It is important to use at least one outcome measure every session to ensure that even in the case of unplanned endings there is a post-counselling measure for clients. A client may choose to no longer attend for a variety of reasons, and therefore not have a planned ending to their counselling. In this event it would be less likely that post-counselling outcome measures would be able to be completed.

Without a post-counselling measure clients cannot be included in any analysis of the data collected - reducing the validity of the results. In contrast, if outcomes are collected at every session then both start- and end- point measures for all clients can be guaranteed. Measures can be selected which are relatively brief and non-intrusive.


Which measures to use?

There are a vast number of different outcome measures to use. In order for data across services to be collated for central analysis, thus increasing the power and validity of the dataset, it is essential that there is some consistency across all services contributing to a dataset.

Working with adults
Measures currently being used as part of the IAPT data standard include the Patient Health Questionnaire (PHQ-9) and Generalised Anxiety Disorder - GAD7. The IAPT data standard provides information about these measures as follows:

Patient Health Questionnaire (PHQ-9)

The nine item version of the Patient Health Questionnaire (PHQ-9) was designed to facilitate the recognition and diagnosis of depression in primary care patients. It can be used to monitor change in symptoms over time and provides a depression severity index score as follows:

0 - 4 None
5 - 9 Mild
10 - 14 Moderate
15 - 19 Moderately Severe
20 - 27 Severe

Generalised Anxiety Disorder (GAD7)

Though designed primarily as a screening and severity measure for generalised anxiety disorder, the GAD7 also has moderately good operating characteristics for three other common anxiety disorders - panic disorder, social anxiety disorder, and post-traumatic stress disorder. The index scores are as follows:

0 - 4 None
5 - 10 Mild Anxiety
11 - 15 Moderate Anxiety
15 - 21 Severe anxiety

Working with children
If you are working with children and young people you may find it useful to read the Children and Young People Practice Research Network Toolkit for the Collection of Routine Outcome Data which includes the measures incorporated into CYP IAPT.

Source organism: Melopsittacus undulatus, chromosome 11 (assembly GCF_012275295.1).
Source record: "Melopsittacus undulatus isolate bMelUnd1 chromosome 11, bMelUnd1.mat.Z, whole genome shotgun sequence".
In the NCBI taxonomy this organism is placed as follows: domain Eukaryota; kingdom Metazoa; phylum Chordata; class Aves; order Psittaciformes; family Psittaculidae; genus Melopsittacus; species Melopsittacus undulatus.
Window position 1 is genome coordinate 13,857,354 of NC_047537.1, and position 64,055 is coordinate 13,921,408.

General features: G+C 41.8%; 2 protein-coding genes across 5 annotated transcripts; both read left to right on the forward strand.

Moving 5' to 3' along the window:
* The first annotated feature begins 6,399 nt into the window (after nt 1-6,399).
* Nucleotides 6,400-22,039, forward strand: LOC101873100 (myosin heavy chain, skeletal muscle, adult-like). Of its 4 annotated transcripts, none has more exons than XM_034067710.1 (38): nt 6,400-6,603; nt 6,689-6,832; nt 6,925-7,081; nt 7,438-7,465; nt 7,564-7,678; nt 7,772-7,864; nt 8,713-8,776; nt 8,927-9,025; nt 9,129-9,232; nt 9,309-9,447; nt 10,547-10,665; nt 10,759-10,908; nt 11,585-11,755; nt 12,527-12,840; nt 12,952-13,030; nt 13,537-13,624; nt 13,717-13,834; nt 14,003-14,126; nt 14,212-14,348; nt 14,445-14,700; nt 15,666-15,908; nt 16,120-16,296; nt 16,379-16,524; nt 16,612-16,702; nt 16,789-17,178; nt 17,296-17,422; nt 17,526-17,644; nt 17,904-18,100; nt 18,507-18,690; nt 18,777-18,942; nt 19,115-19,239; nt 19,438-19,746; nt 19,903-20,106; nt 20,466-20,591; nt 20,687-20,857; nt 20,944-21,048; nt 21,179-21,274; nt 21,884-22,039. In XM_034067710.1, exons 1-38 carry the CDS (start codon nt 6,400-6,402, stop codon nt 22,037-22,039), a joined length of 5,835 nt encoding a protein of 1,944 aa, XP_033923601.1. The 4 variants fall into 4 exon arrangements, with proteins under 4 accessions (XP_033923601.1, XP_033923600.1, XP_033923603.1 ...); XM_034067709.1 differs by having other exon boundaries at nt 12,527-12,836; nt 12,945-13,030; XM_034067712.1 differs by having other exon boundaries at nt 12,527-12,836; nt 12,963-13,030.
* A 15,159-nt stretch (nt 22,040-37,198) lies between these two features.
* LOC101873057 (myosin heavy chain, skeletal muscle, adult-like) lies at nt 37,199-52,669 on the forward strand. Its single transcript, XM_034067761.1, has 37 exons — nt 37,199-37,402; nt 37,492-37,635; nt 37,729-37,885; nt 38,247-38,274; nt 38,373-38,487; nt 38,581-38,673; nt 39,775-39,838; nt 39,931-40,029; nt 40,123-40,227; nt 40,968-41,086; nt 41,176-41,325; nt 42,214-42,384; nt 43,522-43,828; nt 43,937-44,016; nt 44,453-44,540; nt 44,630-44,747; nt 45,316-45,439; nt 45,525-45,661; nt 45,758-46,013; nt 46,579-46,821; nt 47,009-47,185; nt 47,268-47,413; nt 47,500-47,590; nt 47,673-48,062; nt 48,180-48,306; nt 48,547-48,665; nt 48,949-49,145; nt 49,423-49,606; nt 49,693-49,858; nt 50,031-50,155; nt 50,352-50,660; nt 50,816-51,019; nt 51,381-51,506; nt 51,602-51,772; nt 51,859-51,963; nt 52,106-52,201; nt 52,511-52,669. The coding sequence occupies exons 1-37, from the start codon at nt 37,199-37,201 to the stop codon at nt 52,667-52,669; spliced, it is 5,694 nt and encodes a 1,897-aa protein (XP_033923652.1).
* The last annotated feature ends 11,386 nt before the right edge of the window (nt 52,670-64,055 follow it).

Where can I get support in using measures?

The BACP information sheet R4 ‘Using measures and thinking about outcomes' by Dr Tony Roth, gives an overview of many of the most commonly used outcome measurement tools available. Dr Roth: "Not everyone who practices as a counsellor has a background in research methods. The idea of this  information sheet is to give some background information about measures and outcomes, and to give practitioners some confidence in thinking about how they could set about monitoring outcomes." Please contact research@bacp.co.uk to request a copy.

e-Learning materials are also available on the Counselling MindEd and MindEd e-portal and additional resources can be found on the CORC website.


Further information

Useful resources

Miranda Wolpert's Keynote presentation at the 20th BACP Annual Research Conference: 'Outcome measurement and the therapeutic relationship: help or hindrance?' The presentation is on the Evidence Based Practice Unit (EBPU) website. 

Michael Lambert's pre-conference workshop presentation at the 19th BACP Annual Research Conference: 'Using clinical support tools to enhance outcomesfpr cases at risk for treatment failure.'

Michael Lambert's Keynote presentation at the 19th BACP Annual Research Conference: 'How to double client outcomes in 18 seconds: using mental health vital signs feedback and problem-solving tools.' 

Professor Mick Cooper's 2013 presentation to Place2Be counsellors: 'Systematic outcome and process feedback: a relational perspective.'  You can view the presentation slides or watch the presentation